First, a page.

Lawyers, Language and Legal Professional Standards: Legal Services Commissioner V. Turley

Article excerpt

I Introduction

Lawyers have a duty to cooperate with other legal practitioners, with clients and with others they deal with in practice, and to treat them with courtesy. The duty includes the expectation that a practitioner will not use irresponsible, provocative, offensive or intimidatory language during court proceedings or in any other public forum. The Roman poet Horace is said to have noted that 'lawyers are men who hire out their words and anger'. The modern lawyer too will get angry. Sometimes it is feigned, but genuine anger is still inevitable in a role that necessarily involves conflict. But what the lawyer does with his or her anger or how the lawyer gives expression to it is, as it is for any person, a matter for ethical evaluation.

The use of poor or aggressive language is an area where discipline applications seem to be on the rise. As is evident from the analyses of courts and tribunals, this is much more than a simple question of decorum. It can raise significant questions regarding the place of the lawyer in the administration of justice. This became evident in the decision of the Legal Practice Tribunal in Legal Services Commissioner v Turley (1) in which a solicitor was charged with making 'scandalous and offensive submissions' during court proceedings and using an intimidatory approach to a judicial officer. Drawing on the principles expressed in disciplinary proceedings case law in this area, the article will consider some of the issues arising in relation to a legal practitioner's use of offensive language or intimidatory conduct.

II Legal Services Commissioner v Turley

A Charges against the legal practitioner

In this case, the respondent solicitor, Mr Turley, was charged with two breaches of professional standards.

The first charge was based on comments made by Mr Turley in the course of representing a mother in child protection proceedings in the Magistrates Court at Gladstone. In his first comment, Mr Turley described the service of an affidavit upon his client, presumably by the Department of Child Safety, as 'the lowest act of any department that this office has seen. Certainly the lowest act I have seen in 35 years by the department'. He further commented that 'one cannot trust the department. It is almost staffed by animals'. Next, Mr Turley described an order that his client's children undergo psychological treatment as one which asked 'the client, my client, to let her children be killed or destroyed by' the relevant doctor. Finally, he stated that 'the children should be returned to my client and not put in the hands of these people who are almost like a (coven) of witches'. (2)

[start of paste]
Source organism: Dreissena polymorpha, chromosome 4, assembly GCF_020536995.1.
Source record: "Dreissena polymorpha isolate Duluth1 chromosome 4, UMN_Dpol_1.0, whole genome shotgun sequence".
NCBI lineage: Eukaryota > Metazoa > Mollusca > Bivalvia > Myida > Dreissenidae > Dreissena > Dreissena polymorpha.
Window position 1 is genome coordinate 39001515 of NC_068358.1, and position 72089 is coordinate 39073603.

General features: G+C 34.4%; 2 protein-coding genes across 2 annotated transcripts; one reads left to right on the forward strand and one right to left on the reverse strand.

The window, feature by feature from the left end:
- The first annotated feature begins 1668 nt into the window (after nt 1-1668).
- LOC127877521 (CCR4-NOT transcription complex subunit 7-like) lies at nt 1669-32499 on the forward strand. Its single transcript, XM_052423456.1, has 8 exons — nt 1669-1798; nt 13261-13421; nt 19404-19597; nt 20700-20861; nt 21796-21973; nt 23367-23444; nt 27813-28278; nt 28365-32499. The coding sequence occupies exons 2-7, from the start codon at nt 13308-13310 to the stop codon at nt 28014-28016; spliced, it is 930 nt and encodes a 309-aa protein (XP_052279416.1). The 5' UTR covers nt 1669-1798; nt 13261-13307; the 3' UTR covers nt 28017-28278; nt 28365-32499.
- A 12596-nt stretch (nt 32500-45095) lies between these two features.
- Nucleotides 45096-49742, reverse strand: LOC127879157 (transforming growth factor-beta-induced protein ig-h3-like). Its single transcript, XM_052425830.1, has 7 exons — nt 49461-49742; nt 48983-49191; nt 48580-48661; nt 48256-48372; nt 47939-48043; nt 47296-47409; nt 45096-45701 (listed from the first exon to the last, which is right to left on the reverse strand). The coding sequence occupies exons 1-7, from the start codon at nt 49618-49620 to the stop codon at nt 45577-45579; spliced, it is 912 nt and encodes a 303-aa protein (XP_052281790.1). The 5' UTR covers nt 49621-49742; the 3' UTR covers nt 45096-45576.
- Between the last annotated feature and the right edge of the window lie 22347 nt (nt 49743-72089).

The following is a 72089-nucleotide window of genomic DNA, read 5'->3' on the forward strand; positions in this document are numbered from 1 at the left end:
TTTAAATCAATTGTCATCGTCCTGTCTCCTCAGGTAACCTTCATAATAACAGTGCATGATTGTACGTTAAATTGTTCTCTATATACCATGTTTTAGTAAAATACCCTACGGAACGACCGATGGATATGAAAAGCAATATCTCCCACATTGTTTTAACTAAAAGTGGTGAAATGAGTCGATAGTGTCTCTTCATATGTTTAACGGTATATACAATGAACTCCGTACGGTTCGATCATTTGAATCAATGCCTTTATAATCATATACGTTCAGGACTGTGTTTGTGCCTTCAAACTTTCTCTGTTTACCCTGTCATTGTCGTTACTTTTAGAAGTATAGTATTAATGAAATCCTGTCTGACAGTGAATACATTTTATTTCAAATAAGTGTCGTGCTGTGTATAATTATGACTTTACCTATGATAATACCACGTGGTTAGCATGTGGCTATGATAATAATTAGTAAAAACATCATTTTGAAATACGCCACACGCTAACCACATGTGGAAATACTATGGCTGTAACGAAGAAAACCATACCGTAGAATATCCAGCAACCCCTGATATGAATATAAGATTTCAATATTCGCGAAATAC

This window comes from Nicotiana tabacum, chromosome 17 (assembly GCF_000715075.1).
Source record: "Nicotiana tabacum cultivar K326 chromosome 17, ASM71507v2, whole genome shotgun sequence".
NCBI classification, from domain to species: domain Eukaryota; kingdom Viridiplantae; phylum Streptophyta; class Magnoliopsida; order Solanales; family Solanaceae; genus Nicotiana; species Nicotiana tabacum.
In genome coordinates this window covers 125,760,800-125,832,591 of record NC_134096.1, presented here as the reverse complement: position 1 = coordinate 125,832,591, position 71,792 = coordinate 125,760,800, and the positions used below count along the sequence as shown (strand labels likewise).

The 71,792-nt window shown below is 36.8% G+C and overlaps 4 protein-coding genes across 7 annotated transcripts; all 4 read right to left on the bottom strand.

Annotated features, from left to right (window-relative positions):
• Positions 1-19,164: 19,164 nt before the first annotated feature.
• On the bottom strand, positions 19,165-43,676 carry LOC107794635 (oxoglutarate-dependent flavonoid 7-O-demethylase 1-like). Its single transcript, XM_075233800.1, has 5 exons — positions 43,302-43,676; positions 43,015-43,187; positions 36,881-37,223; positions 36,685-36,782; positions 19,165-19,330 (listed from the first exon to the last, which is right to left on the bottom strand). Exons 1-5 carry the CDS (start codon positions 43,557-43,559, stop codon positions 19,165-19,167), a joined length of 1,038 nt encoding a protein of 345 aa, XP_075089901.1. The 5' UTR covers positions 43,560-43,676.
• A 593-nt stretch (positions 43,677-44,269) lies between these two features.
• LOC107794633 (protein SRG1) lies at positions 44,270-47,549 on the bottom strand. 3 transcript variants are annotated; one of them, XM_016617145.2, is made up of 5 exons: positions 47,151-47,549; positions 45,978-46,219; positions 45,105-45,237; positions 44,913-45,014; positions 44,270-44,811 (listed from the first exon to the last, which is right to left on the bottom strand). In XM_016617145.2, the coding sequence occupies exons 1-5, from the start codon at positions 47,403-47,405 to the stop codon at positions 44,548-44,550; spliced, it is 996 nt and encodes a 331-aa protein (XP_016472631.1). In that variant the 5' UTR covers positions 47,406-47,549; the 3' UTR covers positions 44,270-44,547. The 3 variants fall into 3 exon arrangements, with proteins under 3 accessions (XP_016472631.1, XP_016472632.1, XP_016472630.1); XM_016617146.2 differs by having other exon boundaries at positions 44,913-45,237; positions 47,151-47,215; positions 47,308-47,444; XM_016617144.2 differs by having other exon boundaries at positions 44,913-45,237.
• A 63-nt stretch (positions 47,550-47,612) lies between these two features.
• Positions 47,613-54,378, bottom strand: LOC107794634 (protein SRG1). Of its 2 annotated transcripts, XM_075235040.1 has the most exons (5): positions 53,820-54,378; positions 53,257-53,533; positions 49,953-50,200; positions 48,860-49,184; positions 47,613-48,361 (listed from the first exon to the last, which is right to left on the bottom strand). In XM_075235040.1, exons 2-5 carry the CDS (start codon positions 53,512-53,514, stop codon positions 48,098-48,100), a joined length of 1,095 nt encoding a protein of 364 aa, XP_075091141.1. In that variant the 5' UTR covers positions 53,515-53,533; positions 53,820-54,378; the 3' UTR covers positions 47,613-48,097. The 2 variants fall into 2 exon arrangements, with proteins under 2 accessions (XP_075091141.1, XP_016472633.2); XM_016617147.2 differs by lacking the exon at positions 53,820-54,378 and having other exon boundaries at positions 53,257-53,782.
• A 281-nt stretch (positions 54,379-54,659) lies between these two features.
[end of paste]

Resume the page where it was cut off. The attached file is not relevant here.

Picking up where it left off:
The second charge concerned a letter written by Mr Turley and sent to the presiding magistrate three days after the hearing. During the hearing, the magistrate had warned the solicitor, saying 'If you continue using language like that I will report you to the Law Society'. Mr Turley claimed in his letter that he was concerned by 'threats' that had been made by the magistrate during the hearing and considered that the threats constituted 'a threat with menaces not only arising in this case but in other matters into the future'. Moreover, he stated in the letter, 'such was the degree of impropriety of that threat that you should disqualify yourself from further conduct of this matter'. (3)

B Tribunal reasons and orders

The Legal Practice Tribunal found that '[t]he use of grossly offensive language in the course of Court proceedings and an intimidatory approach to a judicial officer based on an untenable interpretation of what had occurred in the Court proceedings [were] matters of some gravity'. (4)

In relation to the second charge, the Tribunal confirmed that Mr Turley's letter was 'an improper ex parte communication with the Bench' and that his contention was untenable: the magistrate had made a 'reasonable attempt to pull [Mr Turley] into line' and should not have been subjected to the implied intimidation in the letter nor to pressure to disqualify himself when there was simply no justification for him to do so. …